Sept. 21, 1833. | 7 Stat., 429. | Proclamation Apr. 12, 1834.
Indian Affairs: Laws and Treaties. Vol. II (Treaties). Compiled and edited by Charles J. Kappler. Washington: Government Printing Office, 1904.
Vol. II, Pages 400-401 | Page 401
Cession of land to United States.
Annuity of $2,500 continued.
Annuity of $500 continued.
$500 per annum for school purposes.
Horse mill, etc.
Stock to be delivered.
Conditions of these stipulations.
Disputes to be referred to arbiter.
Treaty binding when ratified.
Articles of agreement and convention, made at the Otoe Village on the River Platte, between Henry L. Ellsworth, Commissioner, in behalf of the United States, and the united bands of Otoes, and Missourias dwelling on the said Platte this 21st day of September A. D. 1833.
The said Otoes, and Missourias, cede and relinquish to the United States, all their right and title, to the lands lying south of the following line viz. Beginning, on the Little Nemohaw river, at the northwest corner of the land reserved by treaty at Prairie du Chien, on the 15th July 1830, in favor of certain half-breeds, of the Omahas, Ioways, Otoes, Yancton, and Santie bands of Sioux, and running westerly with said Little Nemohaw, to the head branches of the same; and thence running in a due west line as far west, as said Otoes and Missourias, have, or pretend to have any claim.
The United States agree, to continue the present annuity of twenty-five hundred dollars, granted by said treaty of Prairie du
Chien, to said Otoes and Missourias, ten years from the expiration of the same viz. ten years from 15th July 1840.
The United States agree to continue for ten years from said 15th July, 1840, the annuity of five hundred dollars, granted for instruments for agricultural purposes.
The United States agree, to allow annually five hundred dollars, for five years, for the purposes of education, which sum shall be expended under the direction of the President; and continued longer if he deems proper. The schools however, shall be kept within the limit of said tribe or nation.
The United States agree, to erect a horse-mill for grinding corn, and to provide two farmers to reside in the nation, to instruct and assist said tribe, for the term of five years, and longer if the President thinks proper.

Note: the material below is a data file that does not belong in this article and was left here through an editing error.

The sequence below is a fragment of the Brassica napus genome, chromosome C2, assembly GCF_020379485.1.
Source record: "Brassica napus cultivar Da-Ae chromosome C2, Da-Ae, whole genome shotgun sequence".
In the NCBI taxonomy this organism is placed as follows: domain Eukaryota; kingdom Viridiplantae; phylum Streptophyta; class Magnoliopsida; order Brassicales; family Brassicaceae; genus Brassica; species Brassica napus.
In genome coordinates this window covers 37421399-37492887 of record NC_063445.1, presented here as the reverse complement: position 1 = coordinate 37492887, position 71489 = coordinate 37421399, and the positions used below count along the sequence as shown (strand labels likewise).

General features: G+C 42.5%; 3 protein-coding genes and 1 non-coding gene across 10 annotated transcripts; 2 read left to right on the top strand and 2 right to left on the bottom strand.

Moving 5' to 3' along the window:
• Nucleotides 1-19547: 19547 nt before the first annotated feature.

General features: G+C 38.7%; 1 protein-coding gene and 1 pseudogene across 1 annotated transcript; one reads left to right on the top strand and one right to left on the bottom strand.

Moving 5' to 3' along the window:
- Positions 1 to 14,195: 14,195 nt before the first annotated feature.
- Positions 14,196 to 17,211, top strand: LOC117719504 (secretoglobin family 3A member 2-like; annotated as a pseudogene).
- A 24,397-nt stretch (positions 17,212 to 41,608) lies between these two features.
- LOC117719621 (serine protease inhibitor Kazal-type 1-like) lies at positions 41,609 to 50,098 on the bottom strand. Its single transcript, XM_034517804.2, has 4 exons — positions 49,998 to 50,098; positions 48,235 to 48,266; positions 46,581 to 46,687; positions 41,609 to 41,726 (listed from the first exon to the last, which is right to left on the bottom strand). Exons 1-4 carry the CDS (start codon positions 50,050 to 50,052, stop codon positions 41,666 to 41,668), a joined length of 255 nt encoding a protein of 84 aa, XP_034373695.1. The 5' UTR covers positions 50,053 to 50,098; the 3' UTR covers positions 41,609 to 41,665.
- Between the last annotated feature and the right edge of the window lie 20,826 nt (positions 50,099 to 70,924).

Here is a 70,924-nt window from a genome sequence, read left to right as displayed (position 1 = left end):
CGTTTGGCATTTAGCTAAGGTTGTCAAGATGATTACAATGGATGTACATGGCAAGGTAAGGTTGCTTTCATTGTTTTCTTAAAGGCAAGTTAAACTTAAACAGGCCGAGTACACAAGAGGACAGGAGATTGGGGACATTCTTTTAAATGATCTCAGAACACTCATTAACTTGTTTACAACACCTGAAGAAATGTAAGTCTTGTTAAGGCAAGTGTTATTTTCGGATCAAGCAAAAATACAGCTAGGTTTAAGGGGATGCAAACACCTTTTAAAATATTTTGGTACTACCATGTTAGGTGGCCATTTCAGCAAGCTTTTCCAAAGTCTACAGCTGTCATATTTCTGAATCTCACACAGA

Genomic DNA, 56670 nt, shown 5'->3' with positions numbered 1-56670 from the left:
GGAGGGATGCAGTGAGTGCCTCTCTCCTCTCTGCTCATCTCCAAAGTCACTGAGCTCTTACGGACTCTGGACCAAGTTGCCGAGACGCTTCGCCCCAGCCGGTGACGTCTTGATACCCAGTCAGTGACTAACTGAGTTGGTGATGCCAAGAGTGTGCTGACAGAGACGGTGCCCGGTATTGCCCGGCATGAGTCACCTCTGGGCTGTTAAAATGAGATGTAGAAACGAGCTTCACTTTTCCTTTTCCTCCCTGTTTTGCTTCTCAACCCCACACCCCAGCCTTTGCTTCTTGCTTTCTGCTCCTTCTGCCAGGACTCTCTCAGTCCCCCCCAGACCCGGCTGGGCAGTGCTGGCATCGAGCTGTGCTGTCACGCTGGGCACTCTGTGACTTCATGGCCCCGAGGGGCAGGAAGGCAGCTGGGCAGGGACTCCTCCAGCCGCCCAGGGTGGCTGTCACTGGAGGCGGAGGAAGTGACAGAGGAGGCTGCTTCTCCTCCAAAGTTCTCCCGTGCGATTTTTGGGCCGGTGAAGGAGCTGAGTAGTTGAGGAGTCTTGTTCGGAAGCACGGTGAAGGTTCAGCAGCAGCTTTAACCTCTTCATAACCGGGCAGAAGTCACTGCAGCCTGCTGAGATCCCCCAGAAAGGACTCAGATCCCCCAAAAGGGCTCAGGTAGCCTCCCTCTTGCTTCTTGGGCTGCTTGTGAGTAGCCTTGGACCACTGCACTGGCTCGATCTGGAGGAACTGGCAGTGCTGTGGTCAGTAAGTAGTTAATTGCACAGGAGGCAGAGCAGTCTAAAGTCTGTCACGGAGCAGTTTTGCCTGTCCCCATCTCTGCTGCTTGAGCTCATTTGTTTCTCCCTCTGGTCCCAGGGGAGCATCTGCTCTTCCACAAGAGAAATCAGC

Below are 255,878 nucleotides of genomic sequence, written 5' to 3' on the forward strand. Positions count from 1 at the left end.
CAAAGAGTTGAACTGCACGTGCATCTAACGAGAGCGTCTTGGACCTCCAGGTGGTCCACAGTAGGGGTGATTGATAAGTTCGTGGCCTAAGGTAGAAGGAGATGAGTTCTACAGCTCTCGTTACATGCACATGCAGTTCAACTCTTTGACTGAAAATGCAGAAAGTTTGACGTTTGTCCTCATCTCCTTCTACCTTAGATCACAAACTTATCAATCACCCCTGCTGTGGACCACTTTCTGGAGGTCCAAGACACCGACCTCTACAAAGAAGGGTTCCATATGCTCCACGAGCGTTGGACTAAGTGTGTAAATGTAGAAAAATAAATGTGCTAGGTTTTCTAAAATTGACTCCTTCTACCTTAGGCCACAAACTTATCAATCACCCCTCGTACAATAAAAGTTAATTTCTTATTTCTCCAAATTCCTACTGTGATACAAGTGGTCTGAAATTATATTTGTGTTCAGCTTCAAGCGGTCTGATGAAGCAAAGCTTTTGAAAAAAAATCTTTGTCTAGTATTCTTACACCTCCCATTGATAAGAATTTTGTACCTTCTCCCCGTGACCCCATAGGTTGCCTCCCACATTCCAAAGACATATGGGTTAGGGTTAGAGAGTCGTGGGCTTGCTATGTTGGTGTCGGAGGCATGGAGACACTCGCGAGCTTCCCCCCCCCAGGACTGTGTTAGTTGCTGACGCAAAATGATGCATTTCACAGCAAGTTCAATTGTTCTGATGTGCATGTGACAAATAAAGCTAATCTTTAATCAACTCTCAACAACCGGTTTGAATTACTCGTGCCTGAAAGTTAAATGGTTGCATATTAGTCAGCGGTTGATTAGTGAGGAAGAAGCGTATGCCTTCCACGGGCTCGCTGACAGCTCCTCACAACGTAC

The United States agree to deliver to said Otoes and Missourias, one thousand dollars value in stock, which shall be placed in the care of the agent, or farmer, until the President thinks the same can safely be intrusted to the Indians.
It is expressly agreed and understood, that the stipulations contained in the 3d 4th 5th and 6th articles are not to be fulfilled by the United States, until the Otoes and Missourias shall locate themselves in such convenient agricultural districts, as the President may think proper, nor shall the payments be continued, if the Otoes and Missourias shall abandon such location as the President shall think best for their agricultural interest.
The Otoes and Missourias declare their entire willingness to abandon the chase for the agricultural life, their desire for peace with all other tribes, and therefore agree not to make war against any tribe with whom they now are, or shall be, at peace; but should any difficulty arise between them and any other tribe, they agree to refer the matter in dispute, to some arbiter, whom the President shall appoint to adjust the same.
The United States agree to deliver the said Otoes and Missourias the value of four hundred dollars in goods and merchandise; which said Otoes and Missourias hereby acknowledge to have received.
This convention, or agreement, to be obligatory, when ratified by the President and Senate of
the United States.
In testimony whereof, the commissioners aforesaid, and the undersigned chiefs and warriors have hereunto subscribed their names, and affixed their seals, at the Otoe village on the said Platte river, the date first above written.
Henry L. Ellsworth, [L. S.]
Jaton, his x mark, [L. S.]
Big Kaw, his x mark, [L. S.]
The Thief, his x mark, [L. S.]
Wah-ro-ne-saw, his x mark, [L. S.]
Rah-no-way-wah-ha-rah, his x mark, [L. S.]
Gra-tah-ni-kah, his x mark, [L. S.]
Mah-skah-gah-ha, his x mark, [L. S.]
Nan-cha-si-zay, his x mark, [L. S.]
A-Sha-bah-hoo, his x mark, [L. S.]
Kah-he-ga, his x mark, [L. S.]
Wah-ne-min-nah, his x mark, [L. S.]
Cha-wa-che-ra, his x mark, [L. S.]
Pa-che-ga-he, his x mark, [L. S.]
Wah-tcha-shing-a, his x mark, [L. S.]
Mon-to-ni-a, his x mark, [L. S.]
Gra-da-nia, his x mark, [L. S.]
Mock-shiga-tona, his x mark, [L. S.]
Wah-nah-sha, his x mark, [L. S.]
Wash-kah-money, his x mark, [L. S.]
Cha-ah-gra, his x mark, [L. S.]
To-he, his x mark, [L. S.]
O-rah-kah-pe, his x mark, [L. S.]
Wah-a-ge-hi-ru-ga-rah, his x mark, [L. S.]
O-ha-ah-che-gi-sug-a, his x mark, [L. S.]
Ish-kah-tap-a, his x mark, [L. S.]
Meh-say-way, his x mark, [L. S.]
In presence of
Edward A. Ellsworth, secretary pro tempore,
Jno. Dougherty, Indian agent,
Ward S. May, M. D.,
John T. Irving, jr.,
J. D. Blanchard,
Charlo Mobrien, his x mark,
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